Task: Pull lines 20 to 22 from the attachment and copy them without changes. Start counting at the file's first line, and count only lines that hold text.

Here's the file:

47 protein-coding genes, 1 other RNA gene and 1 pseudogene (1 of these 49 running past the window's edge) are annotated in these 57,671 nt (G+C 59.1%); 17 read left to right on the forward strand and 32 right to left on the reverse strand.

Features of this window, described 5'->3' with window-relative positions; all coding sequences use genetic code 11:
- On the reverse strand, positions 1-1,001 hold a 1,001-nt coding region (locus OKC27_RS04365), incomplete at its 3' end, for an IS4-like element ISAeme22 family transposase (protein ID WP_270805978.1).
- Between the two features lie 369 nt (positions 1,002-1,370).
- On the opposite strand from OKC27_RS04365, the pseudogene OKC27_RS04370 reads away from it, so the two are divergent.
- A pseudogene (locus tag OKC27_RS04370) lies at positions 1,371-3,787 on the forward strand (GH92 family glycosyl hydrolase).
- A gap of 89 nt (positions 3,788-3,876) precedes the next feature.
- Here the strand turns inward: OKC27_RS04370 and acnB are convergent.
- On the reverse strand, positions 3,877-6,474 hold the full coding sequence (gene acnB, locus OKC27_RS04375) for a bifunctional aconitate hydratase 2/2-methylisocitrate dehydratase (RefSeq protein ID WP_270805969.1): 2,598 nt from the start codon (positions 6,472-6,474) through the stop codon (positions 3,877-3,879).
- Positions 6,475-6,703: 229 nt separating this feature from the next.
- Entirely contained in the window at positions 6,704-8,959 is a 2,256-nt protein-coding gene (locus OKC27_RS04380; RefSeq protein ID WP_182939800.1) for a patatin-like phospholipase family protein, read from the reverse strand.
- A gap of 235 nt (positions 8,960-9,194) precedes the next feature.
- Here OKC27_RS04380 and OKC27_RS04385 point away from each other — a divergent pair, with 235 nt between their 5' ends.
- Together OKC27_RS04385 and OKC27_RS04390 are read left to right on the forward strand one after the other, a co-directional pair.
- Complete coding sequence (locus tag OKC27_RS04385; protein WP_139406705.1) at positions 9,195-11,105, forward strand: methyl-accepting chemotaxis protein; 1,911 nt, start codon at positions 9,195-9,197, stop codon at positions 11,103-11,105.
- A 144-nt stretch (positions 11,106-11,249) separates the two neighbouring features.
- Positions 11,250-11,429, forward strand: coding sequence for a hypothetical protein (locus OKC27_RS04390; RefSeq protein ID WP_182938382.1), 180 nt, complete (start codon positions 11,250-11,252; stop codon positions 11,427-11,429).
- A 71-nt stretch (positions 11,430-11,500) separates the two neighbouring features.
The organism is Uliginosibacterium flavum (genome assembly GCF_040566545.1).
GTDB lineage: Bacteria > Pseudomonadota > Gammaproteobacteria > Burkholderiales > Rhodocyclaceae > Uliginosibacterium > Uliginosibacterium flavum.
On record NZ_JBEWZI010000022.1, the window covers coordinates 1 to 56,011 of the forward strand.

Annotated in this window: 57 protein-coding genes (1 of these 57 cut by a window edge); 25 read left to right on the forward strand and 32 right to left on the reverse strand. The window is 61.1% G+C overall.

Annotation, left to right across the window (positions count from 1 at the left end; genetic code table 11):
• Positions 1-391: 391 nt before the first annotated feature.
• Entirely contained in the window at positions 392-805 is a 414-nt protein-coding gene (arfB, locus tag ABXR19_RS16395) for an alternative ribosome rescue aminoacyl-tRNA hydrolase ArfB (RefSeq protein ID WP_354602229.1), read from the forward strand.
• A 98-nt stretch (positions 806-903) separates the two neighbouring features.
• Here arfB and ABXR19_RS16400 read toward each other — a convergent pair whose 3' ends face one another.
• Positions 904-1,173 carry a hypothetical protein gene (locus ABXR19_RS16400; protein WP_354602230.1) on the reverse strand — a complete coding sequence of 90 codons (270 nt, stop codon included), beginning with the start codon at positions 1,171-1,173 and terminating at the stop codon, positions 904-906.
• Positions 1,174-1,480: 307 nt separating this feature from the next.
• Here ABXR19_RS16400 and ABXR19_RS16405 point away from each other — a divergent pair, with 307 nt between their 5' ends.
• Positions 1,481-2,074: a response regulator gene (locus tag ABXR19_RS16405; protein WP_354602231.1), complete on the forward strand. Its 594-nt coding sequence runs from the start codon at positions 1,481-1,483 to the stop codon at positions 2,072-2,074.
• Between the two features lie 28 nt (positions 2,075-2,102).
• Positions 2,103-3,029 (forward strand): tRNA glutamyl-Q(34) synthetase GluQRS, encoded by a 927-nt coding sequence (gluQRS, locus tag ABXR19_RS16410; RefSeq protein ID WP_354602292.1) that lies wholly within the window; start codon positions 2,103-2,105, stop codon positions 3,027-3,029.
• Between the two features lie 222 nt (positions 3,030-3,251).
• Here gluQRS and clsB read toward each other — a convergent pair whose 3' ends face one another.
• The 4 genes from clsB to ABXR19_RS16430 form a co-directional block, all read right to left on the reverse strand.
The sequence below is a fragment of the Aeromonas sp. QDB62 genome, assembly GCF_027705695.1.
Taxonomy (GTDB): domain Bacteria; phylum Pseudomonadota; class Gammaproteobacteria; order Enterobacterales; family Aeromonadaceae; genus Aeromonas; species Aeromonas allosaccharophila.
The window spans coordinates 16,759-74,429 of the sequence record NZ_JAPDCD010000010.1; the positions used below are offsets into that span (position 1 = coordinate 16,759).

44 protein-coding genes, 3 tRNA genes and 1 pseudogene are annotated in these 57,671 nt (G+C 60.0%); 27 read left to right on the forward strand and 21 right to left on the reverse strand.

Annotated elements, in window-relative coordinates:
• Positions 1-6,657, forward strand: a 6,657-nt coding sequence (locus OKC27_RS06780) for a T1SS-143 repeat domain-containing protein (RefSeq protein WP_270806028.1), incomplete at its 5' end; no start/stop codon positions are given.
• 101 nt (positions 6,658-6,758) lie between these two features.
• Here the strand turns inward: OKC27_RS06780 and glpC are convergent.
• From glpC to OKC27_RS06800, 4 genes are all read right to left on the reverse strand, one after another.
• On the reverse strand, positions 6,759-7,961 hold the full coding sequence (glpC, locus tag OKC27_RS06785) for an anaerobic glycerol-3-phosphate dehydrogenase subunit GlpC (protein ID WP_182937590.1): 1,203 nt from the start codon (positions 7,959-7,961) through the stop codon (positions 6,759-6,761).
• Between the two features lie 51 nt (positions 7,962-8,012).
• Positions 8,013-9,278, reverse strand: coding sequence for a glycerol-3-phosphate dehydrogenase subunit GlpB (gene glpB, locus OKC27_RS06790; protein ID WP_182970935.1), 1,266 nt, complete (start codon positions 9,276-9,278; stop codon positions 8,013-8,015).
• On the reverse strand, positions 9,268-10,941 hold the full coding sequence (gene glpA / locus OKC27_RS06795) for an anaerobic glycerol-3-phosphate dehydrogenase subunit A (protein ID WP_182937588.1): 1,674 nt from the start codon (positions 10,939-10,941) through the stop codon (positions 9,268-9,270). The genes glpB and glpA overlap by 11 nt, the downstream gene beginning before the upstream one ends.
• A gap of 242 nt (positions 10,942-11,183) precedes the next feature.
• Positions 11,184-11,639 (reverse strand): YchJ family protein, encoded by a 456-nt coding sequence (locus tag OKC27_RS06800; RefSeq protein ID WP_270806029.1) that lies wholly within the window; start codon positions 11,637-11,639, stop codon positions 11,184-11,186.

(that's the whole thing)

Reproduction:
GTDB lineage: Bacteria > Pseudomonadota > Gammaproteobacteria > Burkholderiales > Rhodocyclaceae > Uliginosibacterium > Uliginosibacterium flavum.
On record NZ_JBEWZI010000022.1, the window covers coordinates 1 to 56,011 of the forward strand.

Annotated in this window: 57 protein-coding genes (1 of these 57 cut by a window edge); 25 read left to right on the forward strand and 32 right to left on the reverse strand. The window is 61.1% G+C overall.